Spitfire leaned against the desk, her arms folded, glaring at Katherine.

“You know Miss Smith, I am not your enemy.” Katherine returned a peaceful, serene demeanor in stark contrast to Spitfire’s angry, stony visage.

“In mah line of work, missy, one needs to earn trust. Bein’ so soft and polite don’t count much. Save that sissy talk for someone more naive than me.”

“As you wish.” Katherine folded her hands and rested them in her lap.

The room remained quiet for several minutes with neither woman changing their posture in any way. Then Marcus returned.

“Captain Parker,” Marcus announced, “Grummish will see you now. Follow me.”

Katherine stood and followed Marcus through the double doors into an elevator lobby. After a short, and quiet, ride in the elevator, Marcus led Katherine to Grummish’s office. Marcus opened the door for Katherine, and closed it against after she entered, leaving them to their meeting.

In a sport suit with no tie, Grummish strode across the room extending his hand for Katherine to shake. “My dear captain, it is nice to see you, albeit unexpectedly and at such an early hour.”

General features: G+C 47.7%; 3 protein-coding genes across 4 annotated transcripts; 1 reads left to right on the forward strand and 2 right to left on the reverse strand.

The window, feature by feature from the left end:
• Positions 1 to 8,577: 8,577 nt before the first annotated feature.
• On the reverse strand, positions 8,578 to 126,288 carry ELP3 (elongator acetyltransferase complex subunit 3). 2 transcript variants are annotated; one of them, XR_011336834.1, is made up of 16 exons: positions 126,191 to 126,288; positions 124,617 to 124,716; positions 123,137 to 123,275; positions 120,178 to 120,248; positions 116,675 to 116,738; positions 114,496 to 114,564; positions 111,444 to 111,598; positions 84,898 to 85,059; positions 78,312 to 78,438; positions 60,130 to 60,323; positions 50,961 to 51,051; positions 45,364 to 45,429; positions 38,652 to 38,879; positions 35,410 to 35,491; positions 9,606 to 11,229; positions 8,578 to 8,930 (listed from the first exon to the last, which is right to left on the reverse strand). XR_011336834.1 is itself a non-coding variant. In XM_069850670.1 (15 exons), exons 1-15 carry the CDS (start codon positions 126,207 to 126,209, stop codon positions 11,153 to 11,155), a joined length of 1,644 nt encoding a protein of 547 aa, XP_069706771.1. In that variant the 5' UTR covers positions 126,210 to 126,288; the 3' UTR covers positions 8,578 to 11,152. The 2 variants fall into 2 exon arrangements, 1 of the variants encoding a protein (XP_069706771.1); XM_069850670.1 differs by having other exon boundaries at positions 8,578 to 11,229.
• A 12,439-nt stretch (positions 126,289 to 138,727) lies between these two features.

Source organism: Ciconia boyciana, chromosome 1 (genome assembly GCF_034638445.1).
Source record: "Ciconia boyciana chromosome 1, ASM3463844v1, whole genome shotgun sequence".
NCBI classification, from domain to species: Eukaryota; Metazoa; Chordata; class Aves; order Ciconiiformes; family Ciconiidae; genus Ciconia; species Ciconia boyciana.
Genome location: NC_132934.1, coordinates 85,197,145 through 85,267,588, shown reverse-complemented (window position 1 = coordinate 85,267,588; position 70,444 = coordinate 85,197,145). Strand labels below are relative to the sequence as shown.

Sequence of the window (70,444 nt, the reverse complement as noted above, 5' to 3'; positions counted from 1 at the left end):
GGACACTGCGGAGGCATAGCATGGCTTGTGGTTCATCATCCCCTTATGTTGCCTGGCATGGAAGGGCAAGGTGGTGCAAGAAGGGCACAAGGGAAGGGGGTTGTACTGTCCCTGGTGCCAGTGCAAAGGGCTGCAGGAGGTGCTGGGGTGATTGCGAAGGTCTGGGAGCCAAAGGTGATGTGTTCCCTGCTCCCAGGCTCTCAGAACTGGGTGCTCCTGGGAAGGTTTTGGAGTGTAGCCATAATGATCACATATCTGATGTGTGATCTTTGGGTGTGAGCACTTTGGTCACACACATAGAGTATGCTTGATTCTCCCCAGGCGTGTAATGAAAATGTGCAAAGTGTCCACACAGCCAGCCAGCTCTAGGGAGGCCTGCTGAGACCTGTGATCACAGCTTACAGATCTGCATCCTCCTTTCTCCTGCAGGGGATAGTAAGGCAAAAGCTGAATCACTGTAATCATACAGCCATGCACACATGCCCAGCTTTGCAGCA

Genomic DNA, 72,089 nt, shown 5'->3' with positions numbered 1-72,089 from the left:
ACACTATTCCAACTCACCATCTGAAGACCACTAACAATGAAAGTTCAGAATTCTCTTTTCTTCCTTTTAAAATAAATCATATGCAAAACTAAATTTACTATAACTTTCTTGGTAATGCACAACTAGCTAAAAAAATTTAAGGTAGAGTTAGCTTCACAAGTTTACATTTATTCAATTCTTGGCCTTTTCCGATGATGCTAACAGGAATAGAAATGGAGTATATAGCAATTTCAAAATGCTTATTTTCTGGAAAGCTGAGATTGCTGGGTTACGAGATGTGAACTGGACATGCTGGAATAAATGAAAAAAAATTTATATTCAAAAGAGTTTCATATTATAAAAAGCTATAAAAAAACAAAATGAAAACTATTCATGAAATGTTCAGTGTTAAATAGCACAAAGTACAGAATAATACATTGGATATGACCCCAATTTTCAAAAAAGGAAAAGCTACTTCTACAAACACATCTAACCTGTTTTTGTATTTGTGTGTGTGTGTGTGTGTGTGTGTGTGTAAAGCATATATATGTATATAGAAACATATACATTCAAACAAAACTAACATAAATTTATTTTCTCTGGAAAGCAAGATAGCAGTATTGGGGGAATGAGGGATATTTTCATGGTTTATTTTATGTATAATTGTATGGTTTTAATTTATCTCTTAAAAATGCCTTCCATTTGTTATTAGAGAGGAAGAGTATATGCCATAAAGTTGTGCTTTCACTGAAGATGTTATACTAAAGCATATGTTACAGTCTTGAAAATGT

Katherine smiled. “Alex, you are not much of a liar. Never have been.”

“Well, I promised that I would never lie to you.” Grummish replied. “Besides, what would be the point. Consider it polite conversation. Please, have a seat.” Grummish leaned against his desk facing Katherine as she sat down in one of the chairs in the office.

“You are very angry, Alex.”


“No, I mean much more than is usual. Melissa’s death?”

Grummish paused for a moment. “Still using that emotion reading spell, aren’t you? And, to be honest, yes. Melissa’s death. You are here about that business with the gang this morning?”

“Mm,” Katherine vocalized with a nod.

There was an irony in that Grummish’s close friends actually knew less about him than Katherine did. Through past encounters, Katherine would read Grummish’s mind using her magical abilities. However, as time passed, she would stray further into memories that had nothing to do with investigations. Memories that told her he was predictable and loyal, while the anger and pain he experienced constantly lead to grizzly ends for those who were the focus of such anger. She knew that Grummish’s actions were suicidal, with the clear intent to die at the hands of his enemies, but not his own.